Transnational education: Does it fit, and does it work?
‘Why don’t we repeat the Finnish North Karelia project in the Gulf countries?’ This is the question I have received several times after my talks at health conferences and meetings in the Gulf area. My answer has been: ‘Most likely it would not work! ‘Why not?’ is the next question.
I usually explain that the very successful North Karelia project on cardiovascular disease prevention started in Eastern Finland in the 1970’s when at the same time the project leader, Professor Puska, was disseminating health education and talked about the risks of smoking and dietary fat on the two existing TV channels in Finland. Nowadays there are dozens of TV channels - not to talk about social media - all competing about our attention and interest. It is a different time - it is a different context!
But, in general, can we take lessons learnt in one context (time, setting, culture etc) to another? Do we have tools to assess if an educational program shown effective in one context would fit and work also in another? Yes, and yes; we can, and we do have tools!
Implementation research – too demanding for transnational education projects?
There is a whole field of implementation research nowadays - with its specific terminology, methods and also peer-reviewed journals - to guide bridging the know-do gap, mostly assessing and describing how research evidence or best practices can be implemented effectively in new settings. For an easy language overview, please see https://impsciuw.org/implementation-science/learn/implementation-science-overview/.
However, transnational education/education export is a rather practical field of aiming at delivering educational programs in(to) new contexts. Rather complicated implementation research methods and tools are seldom relevant for this field and market sector. Instead of implementation research tools, more practical, simpler tools are needed to guide the process of taking lessons learned in one context into another. Related to this, my previous blogs emphasized the importance of practical approaches in the multi-level needs assessment when planning education export projects.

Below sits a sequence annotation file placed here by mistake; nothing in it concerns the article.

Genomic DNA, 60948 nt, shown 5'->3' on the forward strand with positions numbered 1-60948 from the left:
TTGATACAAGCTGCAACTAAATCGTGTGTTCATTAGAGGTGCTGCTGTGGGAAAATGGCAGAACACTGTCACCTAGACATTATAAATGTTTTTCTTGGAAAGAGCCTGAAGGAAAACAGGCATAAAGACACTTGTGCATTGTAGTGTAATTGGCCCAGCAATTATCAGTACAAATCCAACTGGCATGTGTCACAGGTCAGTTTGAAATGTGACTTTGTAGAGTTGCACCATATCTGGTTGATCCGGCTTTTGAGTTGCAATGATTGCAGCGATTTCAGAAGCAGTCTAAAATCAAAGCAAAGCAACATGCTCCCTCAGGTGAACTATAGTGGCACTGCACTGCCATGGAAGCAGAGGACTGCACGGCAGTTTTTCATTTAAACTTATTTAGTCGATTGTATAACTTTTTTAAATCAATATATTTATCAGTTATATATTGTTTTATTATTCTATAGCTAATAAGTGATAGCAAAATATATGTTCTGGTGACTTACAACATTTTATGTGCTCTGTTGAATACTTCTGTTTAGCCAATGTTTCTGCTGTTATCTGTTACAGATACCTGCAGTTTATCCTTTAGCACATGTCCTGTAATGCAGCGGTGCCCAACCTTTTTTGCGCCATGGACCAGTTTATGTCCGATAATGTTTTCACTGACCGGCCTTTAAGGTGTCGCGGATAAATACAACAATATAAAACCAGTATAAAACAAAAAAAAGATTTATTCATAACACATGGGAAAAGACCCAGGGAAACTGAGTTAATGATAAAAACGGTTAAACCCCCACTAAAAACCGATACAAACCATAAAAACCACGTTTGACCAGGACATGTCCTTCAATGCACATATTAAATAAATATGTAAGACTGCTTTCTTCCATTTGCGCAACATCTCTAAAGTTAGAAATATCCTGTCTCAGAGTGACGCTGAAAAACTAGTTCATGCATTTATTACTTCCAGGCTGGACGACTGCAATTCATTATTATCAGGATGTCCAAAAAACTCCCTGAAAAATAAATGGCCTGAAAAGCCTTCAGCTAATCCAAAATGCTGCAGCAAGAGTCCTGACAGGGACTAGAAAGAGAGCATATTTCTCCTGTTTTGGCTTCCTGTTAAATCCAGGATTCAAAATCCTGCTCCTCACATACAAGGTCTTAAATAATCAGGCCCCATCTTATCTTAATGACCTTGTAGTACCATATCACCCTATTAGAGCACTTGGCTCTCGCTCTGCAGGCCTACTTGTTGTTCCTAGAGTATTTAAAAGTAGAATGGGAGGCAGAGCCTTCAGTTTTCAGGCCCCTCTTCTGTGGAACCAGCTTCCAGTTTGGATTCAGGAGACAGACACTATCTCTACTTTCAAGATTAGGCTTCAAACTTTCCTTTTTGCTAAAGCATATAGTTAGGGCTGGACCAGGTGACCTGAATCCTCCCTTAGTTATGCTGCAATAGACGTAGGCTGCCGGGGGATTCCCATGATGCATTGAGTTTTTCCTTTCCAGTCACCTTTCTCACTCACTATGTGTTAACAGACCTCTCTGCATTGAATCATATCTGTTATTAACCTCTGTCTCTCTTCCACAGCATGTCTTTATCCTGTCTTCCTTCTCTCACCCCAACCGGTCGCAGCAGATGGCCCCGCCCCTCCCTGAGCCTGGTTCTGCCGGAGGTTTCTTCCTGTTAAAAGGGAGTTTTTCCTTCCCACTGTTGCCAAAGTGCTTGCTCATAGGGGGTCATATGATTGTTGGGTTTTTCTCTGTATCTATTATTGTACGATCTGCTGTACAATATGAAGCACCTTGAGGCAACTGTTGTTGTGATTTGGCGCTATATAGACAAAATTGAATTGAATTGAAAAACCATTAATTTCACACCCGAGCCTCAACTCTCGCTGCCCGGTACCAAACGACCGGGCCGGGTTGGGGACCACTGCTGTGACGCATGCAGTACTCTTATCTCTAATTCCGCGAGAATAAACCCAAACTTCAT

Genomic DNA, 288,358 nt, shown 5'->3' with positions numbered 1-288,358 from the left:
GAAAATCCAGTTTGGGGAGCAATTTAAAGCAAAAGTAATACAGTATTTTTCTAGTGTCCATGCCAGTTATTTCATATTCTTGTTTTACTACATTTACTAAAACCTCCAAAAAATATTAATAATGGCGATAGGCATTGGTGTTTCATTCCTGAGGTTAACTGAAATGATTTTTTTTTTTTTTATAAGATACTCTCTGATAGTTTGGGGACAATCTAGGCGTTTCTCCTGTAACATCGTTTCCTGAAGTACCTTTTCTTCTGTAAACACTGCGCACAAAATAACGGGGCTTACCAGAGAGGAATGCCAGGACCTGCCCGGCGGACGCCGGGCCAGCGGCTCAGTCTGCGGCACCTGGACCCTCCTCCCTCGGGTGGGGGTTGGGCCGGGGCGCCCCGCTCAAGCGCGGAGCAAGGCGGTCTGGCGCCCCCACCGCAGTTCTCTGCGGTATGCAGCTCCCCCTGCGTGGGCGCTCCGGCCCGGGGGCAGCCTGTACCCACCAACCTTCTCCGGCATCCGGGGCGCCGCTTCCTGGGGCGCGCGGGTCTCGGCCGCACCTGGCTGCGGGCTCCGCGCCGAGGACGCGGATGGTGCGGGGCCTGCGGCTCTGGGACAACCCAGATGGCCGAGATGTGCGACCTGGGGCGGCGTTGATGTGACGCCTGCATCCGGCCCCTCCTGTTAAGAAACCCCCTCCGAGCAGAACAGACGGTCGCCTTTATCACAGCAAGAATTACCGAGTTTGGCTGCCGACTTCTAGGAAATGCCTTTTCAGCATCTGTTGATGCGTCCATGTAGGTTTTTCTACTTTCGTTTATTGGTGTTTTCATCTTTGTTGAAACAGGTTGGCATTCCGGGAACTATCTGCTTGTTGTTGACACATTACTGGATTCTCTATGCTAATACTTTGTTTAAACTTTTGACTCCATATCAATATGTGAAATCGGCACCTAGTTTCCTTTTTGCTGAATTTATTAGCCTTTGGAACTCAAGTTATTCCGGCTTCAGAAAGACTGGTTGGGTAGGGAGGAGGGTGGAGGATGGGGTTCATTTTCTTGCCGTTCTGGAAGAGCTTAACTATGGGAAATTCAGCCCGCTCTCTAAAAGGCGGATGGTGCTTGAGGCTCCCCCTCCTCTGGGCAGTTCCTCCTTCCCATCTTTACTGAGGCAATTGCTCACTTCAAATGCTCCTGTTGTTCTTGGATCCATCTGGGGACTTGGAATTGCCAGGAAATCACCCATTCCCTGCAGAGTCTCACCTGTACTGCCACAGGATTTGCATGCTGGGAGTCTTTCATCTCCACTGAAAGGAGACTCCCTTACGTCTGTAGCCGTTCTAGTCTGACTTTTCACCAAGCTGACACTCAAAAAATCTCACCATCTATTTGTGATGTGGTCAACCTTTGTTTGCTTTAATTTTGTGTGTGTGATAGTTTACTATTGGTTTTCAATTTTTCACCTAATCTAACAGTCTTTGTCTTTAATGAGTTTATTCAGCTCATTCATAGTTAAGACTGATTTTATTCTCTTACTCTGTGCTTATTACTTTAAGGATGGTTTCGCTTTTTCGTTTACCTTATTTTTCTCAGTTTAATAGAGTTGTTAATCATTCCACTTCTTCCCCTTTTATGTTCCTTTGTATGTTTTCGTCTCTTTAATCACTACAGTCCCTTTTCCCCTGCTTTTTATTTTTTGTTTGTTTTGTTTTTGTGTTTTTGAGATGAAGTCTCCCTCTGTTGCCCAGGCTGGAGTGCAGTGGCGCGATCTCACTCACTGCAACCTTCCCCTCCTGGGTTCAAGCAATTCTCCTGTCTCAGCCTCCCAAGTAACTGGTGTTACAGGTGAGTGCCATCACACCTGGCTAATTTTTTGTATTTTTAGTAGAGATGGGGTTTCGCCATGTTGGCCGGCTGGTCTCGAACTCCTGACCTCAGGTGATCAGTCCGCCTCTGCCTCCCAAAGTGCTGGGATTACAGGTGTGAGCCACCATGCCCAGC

Assessing applicability & transferability – a simpler tool more feasible?
Wang et al. already in 2006 (https://pubmed.ncbi.nlm.nih.gov/16249192/) defined applicability as feasibility to carry out an intervention in a new context; it is about the process of carrying it out. Transferability is about the outcome; will the intervention such as introducing a new educational program have the same effectiveness in a new context as it had in the original one? It is self-evident that without good applicability, e.g. without the political and cultural acceptability and relevant local resources and capabilities, transferability does not make sense. For successful transferability there need to be relevant structures, cultural and social readiness to change, collaborate and to apply new information as well as available resources, and local professional and leadership competences and/or training for them.
Where to start from?
When striving to know and understand another culture, we often forget that the starting point should be knowing our own culture and traditions; recognizing our own worldview, beliefs, values, and attitudes, which define our traditions, expectations, habits and behaviors. We all come with a baggage and we wear colored lenses; the education program we aim to transfer is never neutral, ‘pure’ knowledge or practice.
Transnational education journey starts by checking our own baggage, wiping our lenses, studying the map of the terrain, and planning with local guides the journey ahead. Then a rewarding journey can start to co-create education, build competences and infrastructure, and to make a difference in the new context.
Arja (Arja R Aro)
A Finn in a Finnish sauna in Saudi Arabia pondering on applicability and transferability (photo by Arja)